In the 1930s, the US government was concerned that Japan was going to expand its empire in the Pacific. The United States knew that Hawaii was the ultimate target and strengthened military facilities. About 2270 Japanese-Americans were living in Hawaii and imprisoned. The morning of December 7, 1941, a surprise military strike was actioned against the US Naval Base in Pearl Harbor (Hawaii Territory) by the Imperial Japanese Navy Air Service as an attempt to eliminate some of the US’s military force against the Japanese. This attack led to the start of World War II.
When the Imperial Japanese Navy Air Service attacked Pearl Harbor and killed more than 2000 Americans, it drastically altered paradise within the Hawaiian Islands. It brought the everyday Oahu life of the people, the tourism industry, and all industries of the island to a stop and changed Hawaii drastically.
The Japanese-American Dilemma
On US soil, Japanese-Americans and Japanese immigrants were sent to internment camps during the war, due to American fears of skewed loyalty. On Oahu, they opened two small internment camps in the middle of Honolulu Harbor and Honouliuli.
At this stage, more than 160 000 Japanese people were living in Hawaii, and they realized that containing them all would become problematic. With the attack at Pearl Harbor, there was not enough space on the island to isolate them, and removing the entire Japanese population from the islands would crush Hawaii’s economy.
Japanese Concentration Camps
Honouliuli Internment Camp was the longest operating and largest camp from 1943 to 1946. This camp could hold 3000 people and at one time also held 320 US civilians.
The camp was divided with barbed wire into sections that were intended to separate prisoners by nationality, gender, and civil or military status. This camp later held more than 4000 Italians, Okinawans, German Americans, Taiwanese, and Koreans as well.
After the closure of the camp, the land was leased to a sugar company from the Campbell Estate where sugarcane was grown on neighboring lands.
After the Pearl Harbor attack, General Short ordered Hawaii to declare Martial law. Although there were no further attacks, the martial law remained in Hawaii until the end of the war.
The US military controlled the daily life of everyone in Hawaii. They set working hours, set wages, regulated bars, and restaurants, and set curfews declaring what time all lights had to be out. Under martial law, the basic rights of the citizens were violated. Any criticism was viewed as unpatriotic and with the military censoring the press, no public journalistic debate could arise.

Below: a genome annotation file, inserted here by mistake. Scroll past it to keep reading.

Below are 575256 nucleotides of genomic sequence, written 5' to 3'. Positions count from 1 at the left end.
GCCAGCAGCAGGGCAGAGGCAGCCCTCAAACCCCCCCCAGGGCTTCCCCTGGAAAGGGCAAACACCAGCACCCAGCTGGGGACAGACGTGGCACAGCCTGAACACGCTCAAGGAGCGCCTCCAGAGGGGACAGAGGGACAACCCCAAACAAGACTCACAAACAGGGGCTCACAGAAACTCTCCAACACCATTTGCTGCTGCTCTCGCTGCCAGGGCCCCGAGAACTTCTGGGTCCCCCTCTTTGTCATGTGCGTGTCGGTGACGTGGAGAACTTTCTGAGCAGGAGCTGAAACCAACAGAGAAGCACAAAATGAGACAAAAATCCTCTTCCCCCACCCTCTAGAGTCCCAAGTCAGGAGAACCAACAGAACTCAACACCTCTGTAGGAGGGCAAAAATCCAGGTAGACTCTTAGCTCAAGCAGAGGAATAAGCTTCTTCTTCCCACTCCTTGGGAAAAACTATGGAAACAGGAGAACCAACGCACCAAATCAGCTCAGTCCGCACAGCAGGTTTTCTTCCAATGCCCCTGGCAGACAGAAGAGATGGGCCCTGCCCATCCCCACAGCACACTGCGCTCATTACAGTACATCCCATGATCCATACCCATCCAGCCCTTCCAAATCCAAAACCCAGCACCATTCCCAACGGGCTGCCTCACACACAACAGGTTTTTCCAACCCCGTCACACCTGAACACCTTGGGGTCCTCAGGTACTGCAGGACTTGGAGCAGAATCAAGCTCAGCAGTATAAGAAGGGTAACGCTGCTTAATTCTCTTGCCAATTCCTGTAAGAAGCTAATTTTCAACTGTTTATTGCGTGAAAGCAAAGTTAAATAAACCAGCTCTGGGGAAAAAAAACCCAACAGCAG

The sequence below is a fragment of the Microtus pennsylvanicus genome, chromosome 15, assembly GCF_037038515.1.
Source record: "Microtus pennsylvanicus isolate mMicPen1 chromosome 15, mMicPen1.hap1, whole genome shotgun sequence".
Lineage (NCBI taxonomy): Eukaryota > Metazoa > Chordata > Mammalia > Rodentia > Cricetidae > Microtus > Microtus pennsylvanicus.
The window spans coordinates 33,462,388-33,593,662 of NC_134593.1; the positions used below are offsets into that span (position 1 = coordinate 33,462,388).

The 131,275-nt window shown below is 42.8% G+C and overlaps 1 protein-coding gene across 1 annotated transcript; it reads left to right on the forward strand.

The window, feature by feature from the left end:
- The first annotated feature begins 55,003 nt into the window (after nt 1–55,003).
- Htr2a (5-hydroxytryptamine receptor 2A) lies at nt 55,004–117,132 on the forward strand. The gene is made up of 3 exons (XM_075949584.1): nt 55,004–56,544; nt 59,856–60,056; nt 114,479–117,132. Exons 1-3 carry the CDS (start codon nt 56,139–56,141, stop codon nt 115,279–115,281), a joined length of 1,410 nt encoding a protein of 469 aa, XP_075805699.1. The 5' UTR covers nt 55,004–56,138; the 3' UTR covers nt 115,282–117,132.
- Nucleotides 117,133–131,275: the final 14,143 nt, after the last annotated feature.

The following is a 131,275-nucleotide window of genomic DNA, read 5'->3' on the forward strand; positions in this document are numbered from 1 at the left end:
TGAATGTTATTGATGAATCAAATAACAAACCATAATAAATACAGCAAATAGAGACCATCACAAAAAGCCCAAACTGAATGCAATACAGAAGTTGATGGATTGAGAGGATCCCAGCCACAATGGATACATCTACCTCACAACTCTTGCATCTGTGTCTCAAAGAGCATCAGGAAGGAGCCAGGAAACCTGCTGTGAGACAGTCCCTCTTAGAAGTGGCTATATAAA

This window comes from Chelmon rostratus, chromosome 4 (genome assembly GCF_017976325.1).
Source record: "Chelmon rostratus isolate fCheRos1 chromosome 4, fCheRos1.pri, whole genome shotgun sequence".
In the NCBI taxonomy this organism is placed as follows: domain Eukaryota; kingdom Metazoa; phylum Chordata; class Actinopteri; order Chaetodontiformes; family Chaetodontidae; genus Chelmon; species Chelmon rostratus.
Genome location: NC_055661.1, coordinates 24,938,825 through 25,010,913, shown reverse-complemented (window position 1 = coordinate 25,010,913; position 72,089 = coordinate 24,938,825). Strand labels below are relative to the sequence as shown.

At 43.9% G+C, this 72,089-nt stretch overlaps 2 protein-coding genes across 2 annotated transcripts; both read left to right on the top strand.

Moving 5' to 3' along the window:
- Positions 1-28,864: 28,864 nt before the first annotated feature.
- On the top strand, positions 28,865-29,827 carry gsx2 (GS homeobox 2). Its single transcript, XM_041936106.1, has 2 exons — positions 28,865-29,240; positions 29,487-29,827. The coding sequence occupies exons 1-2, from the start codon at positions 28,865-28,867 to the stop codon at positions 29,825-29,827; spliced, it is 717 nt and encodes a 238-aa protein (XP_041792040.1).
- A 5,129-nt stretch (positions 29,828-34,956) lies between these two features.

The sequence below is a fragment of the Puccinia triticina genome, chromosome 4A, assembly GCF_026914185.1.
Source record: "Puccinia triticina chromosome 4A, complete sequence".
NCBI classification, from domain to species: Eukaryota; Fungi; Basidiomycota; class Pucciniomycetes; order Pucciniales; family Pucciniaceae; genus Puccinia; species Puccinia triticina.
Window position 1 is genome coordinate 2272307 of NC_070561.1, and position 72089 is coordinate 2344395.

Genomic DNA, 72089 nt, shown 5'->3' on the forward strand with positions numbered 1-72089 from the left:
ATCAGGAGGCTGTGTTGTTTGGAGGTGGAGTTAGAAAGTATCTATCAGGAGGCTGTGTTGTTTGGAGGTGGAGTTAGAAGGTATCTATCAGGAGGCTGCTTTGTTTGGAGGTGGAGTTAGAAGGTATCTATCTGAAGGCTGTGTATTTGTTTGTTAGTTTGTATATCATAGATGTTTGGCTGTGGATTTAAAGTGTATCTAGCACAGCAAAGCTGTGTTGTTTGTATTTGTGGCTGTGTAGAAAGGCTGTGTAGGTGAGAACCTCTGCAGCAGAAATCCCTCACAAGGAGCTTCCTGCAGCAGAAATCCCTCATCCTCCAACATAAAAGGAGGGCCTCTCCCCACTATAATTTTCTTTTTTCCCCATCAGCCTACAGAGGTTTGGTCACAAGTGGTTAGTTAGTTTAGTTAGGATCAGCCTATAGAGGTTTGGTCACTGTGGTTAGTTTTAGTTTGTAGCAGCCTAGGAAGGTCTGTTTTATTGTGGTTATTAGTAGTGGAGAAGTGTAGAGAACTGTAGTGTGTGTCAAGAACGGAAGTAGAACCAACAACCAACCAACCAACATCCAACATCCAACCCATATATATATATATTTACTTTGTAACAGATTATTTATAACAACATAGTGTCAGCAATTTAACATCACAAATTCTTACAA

The US military transformed Hawaii’s culture and landscapes from 1941 to 1945 and after. The Marines, the Navy, and Army turned the precious sugar plantations into training areas and housing sites, extended roads, highways paved and bombed the smaller offshore islands.
Sailors and soldiers ruined the surroundings when they were made to create observation points and maneuver over pristine areas.
SPAM was a staple food during World War II. Troops were eating this canned meat product as much as three times a day. Having a meat source that can last in the tropical heat of Hawaii and kept its shelf life for months was a great boost for the soldiers as this meant that they could have a protein source with every meal.
World War II created a massive sales boost for Hormel Foods who doubled their net sales between 1939 and 1942. 100 million pounds of SPAM was sent to war as a Lend-Lease staple ration to Russian, American, and European troops during the Second World War alone.
US response to potential civilian unrest was initiated with mobilization and organization of volunteers and civilian clubs and groups. Groups like the Salvation Army and Red Cross set up kitchens to provide food to the great number of volunteers whom arranged and helped with the relief and rescue operations.
Schools were shut down as teachers left for the battlefields, children and women coordinated supply stations and interim hospitals.
Maintaining unity and social order was also achieved through implementing Martial Law. Most of the population was willing to give up their civil independence for the security of their country and the defense of their State.
The national guards protected civilians from possible attacks to come. After the Pearl Harbor attack, many Hawaiian citizens felt like they were attacked personally by the Japanese, this lead to increased anti-Japanese sentiment throughout the island. The Japanese-Americans on the island were relocated where the Defense Department considered them spies until a full investigation could be completed. Understandably, Japanese-Americans saw their treatment as inhumane.
The Aftermath of World War II
When the war ended in 1945, the military returned to their families causing difficulties for Hawaii’s economy. There were fewer houses to build and fewer people shopping or dining out.
The people of Hawaii took the decision to stand together and rebuild the island of Oahu and launched many campaigns to attract visitors to the island. The economy of Hawaii changed profoundly over the course of the war, but because of the unity of the Hawaiian citizens their island recovered beautifully, and it thrives economically.